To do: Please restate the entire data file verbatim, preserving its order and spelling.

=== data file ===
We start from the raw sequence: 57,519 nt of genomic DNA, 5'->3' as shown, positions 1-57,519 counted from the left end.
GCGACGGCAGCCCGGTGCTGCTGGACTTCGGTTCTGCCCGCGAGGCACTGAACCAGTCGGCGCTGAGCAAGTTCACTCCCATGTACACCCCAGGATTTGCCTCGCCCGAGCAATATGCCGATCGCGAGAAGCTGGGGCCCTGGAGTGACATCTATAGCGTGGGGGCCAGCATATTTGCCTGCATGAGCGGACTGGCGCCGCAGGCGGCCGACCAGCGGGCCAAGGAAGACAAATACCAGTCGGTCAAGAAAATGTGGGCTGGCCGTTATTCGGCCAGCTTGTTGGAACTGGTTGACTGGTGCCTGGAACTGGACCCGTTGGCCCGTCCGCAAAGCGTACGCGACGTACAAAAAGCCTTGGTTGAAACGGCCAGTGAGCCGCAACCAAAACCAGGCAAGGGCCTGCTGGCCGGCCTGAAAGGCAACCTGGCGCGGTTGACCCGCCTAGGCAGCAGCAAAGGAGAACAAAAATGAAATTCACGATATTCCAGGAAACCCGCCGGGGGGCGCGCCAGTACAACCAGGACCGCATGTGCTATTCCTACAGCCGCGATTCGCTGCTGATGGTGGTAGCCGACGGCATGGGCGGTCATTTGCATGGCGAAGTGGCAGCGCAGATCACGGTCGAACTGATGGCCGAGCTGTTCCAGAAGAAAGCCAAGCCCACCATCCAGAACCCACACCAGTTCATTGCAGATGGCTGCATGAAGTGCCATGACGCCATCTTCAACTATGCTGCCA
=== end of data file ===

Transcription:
We start from the raw sequence: 57,519 nt of genomic DNA, 5'->3' as shown, positions 1-57,519 counted from the left end.
GCGACGGCAGCCCGGTGCTGCTGGACTTCGGTTCTGCCCGCGAGGCACTGAACCAGTCGGCGCTGAGCAAGTTCACTCCCATGTACACCCCAGGATTTGCCTCGCCCGAGCAATATGCCGATCGCGAGAAGCTGGGGCCCTGGAGTGACATCTATAGCGTGGGGGCCAGCATATTTGCCTGCATGAGCGGACTGGCGCCGCAGGCGGCCGACCAGCGGGCCAAGGAAGACAAATACCAGTCGGTCAAGAAAATGTGGGCTGGCCGTTATTCGGCCAGCTTGTTGGAACTGGTTGACTGGTGCCTGGAACTGGACCCGTTGGCCCGTCCGCAAAGCGTACGCGACGTACAAAAAGCCTTGGTTGAAACGGCCAGTGAGCCGCAACCAAAACCAGGCAAGGGCCTGCTGGCCGGCCTGAAAGGCAACCTGGCGCGGTTGACCCGCCTAGGCAGCAGCAAAGGAGAACAAAAATGAAATTCACGATATTCCAGGAAACCCGCCGGGGGGCGCGCCAGTACAACCAGGACCGCATGTGCTATTCCTACAGCCGCGATTCGCTGCTGATGGTGGTAGCCGACGGCATGGGCGGTCATTTGCATGGCGAAGTGGCAGCGCAGATCACGGTCGAACTGATGGCCGAGCTGTTCCAGAAGAAAGCCAAGCCCACCATCCAGAACCCACACCAGTTCATTGCAGATGGCTGCATGAAGTGCCATGACGCCATCTTCAACTATGCTGCCA